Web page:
How to Submit Stories to Reader's Digest

Updated July 20, 2017

Reader's Digest accepts two kinds of submissions: jokes, or "short, humorous anecdotes," and original articles. Both kinds of stories should be submitted electronically. According to Media Bistro, Reader's Digest has a circulation of eight million readers each month, with most of its American readers concentrated in the middle of the country. The digest publishes a total of 51 editions internationally and also publishes content on its website. Reader's Digest does not accept fiction, poetry, artwork or photography submissions.

Visit the Reader's Digest website to familiarise yourself with the kinds of stories that are usually published, such as "dramatic narratives, articles about everyday heroes, crime dramas and adventure stories."

Prepare a pitch letter. According to the submission requirements, Reader's Digest accepts "one-page queries that clearly detail the article idea---with special emphasis on the arc of the story, your interview access to the main characters, your access to special documents, etc." Include information about your previously published writing, including links to any pieces published online.

Send your pitch. E-mail the letter detailing your article, but not a complete draft, to Paste your pitch into the body of an e-mail, rather than attaching it as a separate document or file. Editors may feel wary of opening attachments from someone they do not know.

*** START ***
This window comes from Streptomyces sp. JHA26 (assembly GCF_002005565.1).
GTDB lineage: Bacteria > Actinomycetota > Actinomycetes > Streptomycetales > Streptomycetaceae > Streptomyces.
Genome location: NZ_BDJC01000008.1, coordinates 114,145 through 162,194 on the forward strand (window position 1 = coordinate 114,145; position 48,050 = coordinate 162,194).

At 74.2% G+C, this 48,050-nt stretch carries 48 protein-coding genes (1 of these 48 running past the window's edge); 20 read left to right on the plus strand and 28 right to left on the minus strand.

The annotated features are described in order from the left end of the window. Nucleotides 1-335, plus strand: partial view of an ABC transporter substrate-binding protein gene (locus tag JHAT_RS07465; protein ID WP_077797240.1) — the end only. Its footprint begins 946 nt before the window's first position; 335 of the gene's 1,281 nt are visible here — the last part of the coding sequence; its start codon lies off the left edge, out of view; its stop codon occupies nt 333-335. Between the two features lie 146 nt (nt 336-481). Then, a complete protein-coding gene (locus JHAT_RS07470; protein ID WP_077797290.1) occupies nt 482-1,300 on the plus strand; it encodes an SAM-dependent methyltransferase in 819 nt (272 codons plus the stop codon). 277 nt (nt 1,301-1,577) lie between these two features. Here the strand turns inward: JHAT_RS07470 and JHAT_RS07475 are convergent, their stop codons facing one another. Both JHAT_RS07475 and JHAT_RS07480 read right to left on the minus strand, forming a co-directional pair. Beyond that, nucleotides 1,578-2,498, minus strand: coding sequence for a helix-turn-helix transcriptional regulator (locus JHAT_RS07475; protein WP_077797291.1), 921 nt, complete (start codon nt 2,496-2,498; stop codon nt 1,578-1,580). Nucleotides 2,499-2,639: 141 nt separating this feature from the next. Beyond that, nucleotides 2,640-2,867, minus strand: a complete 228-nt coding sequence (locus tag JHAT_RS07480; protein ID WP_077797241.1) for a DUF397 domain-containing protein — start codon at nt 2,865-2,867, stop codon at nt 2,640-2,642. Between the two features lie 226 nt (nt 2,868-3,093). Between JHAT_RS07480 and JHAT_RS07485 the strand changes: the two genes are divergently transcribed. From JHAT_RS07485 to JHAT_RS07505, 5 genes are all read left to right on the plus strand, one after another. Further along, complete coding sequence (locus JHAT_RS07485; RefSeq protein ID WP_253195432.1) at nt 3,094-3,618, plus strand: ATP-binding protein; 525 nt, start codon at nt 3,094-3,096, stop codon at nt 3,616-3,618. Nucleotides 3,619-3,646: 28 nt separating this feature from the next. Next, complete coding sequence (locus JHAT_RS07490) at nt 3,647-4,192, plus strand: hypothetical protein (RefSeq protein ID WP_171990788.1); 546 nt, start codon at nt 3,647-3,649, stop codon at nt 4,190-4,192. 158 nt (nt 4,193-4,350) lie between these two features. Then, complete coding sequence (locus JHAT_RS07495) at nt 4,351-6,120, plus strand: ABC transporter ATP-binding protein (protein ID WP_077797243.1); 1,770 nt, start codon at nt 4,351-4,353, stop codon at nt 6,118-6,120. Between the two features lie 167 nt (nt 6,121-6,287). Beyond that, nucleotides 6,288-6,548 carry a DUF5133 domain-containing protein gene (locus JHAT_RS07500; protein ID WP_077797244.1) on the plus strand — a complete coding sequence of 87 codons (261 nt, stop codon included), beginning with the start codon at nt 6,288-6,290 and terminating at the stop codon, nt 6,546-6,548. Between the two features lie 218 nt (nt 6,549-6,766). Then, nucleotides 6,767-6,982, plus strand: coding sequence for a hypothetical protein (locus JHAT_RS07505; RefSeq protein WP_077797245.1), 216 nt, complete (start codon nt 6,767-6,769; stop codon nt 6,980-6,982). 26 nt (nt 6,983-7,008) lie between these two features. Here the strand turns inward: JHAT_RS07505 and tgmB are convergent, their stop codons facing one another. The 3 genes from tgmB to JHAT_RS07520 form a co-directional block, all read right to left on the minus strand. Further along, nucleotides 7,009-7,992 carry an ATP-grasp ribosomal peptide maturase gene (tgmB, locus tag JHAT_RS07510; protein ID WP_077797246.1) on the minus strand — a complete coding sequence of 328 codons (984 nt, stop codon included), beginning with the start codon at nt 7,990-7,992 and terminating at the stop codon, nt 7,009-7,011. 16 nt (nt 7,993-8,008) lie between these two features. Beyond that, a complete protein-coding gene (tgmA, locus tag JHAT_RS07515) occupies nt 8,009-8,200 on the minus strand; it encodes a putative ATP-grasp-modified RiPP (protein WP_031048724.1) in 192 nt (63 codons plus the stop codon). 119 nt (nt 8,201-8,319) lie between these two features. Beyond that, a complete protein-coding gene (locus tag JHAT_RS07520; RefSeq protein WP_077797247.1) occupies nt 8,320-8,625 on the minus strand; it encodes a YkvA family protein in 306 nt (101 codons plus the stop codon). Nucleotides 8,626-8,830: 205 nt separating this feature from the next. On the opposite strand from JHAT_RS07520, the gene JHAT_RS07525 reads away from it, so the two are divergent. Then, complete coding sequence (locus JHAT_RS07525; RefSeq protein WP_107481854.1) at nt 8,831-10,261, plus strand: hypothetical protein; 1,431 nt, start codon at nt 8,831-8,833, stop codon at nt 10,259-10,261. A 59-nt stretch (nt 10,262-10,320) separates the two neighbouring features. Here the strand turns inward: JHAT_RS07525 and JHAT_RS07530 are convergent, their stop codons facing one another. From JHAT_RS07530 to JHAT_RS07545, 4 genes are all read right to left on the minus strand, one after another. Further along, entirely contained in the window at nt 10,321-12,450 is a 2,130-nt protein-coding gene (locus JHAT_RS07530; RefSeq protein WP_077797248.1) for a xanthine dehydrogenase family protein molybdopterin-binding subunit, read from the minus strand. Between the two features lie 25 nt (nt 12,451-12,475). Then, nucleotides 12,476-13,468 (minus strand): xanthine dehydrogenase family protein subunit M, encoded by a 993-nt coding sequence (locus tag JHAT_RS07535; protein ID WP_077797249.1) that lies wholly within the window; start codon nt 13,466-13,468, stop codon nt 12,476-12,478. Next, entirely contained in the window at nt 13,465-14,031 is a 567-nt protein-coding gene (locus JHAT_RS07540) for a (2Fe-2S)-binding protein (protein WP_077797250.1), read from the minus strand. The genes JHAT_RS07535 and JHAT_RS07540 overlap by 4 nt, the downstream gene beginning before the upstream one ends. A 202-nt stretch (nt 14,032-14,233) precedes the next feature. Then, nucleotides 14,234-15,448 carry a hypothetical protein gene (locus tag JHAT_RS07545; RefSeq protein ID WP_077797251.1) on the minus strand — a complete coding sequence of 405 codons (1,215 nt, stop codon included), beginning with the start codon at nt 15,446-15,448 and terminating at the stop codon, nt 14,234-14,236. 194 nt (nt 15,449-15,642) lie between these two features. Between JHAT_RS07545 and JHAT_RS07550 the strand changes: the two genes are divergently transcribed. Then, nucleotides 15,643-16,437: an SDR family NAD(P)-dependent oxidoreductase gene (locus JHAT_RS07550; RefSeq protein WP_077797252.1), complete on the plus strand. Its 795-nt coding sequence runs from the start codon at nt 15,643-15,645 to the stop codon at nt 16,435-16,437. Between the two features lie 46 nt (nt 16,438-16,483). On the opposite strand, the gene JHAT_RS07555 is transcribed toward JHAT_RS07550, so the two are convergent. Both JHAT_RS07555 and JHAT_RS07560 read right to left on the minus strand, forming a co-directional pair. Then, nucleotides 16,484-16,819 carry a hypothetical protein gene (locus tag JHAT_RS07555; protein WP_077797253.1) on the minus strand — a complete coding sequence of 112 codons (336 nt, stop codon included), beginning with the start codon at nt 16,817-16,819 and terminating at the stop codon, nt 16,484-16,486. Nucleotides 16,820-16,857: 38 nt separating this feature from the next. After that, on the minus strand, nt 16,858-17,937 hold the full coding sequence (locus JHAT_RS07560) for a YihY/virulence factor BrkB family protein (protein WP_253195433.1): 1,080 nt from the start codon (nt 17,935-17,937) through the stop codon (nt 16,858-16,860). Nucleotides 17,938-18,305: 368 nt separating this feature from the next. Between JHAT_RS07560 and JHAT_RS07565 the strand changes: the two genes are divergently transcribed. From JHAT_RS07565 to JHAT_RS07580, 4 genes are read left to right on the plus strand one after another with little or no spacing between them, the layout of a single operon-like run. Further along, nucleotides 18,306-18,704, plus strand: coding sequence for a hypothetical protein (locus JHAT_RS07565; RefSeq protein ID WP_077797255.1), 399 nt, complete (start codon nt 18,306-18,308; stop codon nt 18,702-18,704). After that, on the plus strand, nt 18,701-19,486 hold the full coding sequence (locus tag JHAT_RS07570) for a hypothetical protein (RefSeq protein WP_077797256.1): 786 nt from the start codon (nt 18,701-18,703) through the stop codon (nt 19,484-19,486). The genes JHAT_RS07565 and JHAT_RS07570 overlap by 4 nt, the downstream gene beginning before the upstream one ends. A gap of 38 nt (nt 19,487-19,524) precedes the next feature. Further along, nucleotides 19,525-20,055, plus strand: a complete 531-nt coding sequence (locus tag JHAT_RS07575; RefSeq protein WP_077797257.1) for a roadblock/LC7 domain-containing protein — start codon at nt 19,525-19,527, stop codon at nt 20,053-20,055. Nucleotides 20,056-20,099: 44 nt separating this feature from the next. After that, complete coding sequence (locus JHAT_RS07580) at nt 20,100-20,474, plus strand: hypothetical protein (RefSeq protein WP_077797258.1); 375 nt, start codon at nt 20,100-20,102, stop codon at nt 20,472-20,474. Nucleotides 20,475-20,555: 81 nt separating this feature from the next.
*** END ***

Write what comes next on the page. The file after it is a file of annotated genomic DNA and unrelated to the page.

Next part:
Prepare your joke or funny story by typing it, reading through it carefully and editing it down to 500 characters or fewer. Reader's Digest will not accept anecdotes that are more than 500 characters long.

Go to the "Submit your Joke, Funny Story or Quote" section of the Reader's Digest website to send your submission. Use this page to submit your joke; do not attempt to submit a joke via e-mail.

Select the type of item you are submitting: A Joke; A Funny, True Story; or A Quote.

Enter your name and contact information.

Read the Terms and Conditions. Check the box to indicate that you have read and accepted the terms.

Click "Submit" to send your joke or story. Reader's Digest will only contact you if your submission will be published in its magazine or on its website.

Things You'll Need

  • Computer with an Internet connection
  • E-mail account
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About the Author

Miranda Martin began writing professionally in 2004. She has contributed to the online magazines Writer 2.0 and SMITH, where she edited the "Memoirville" section. She is pursuing a Master of Arts in publishing and writing from Emerson College.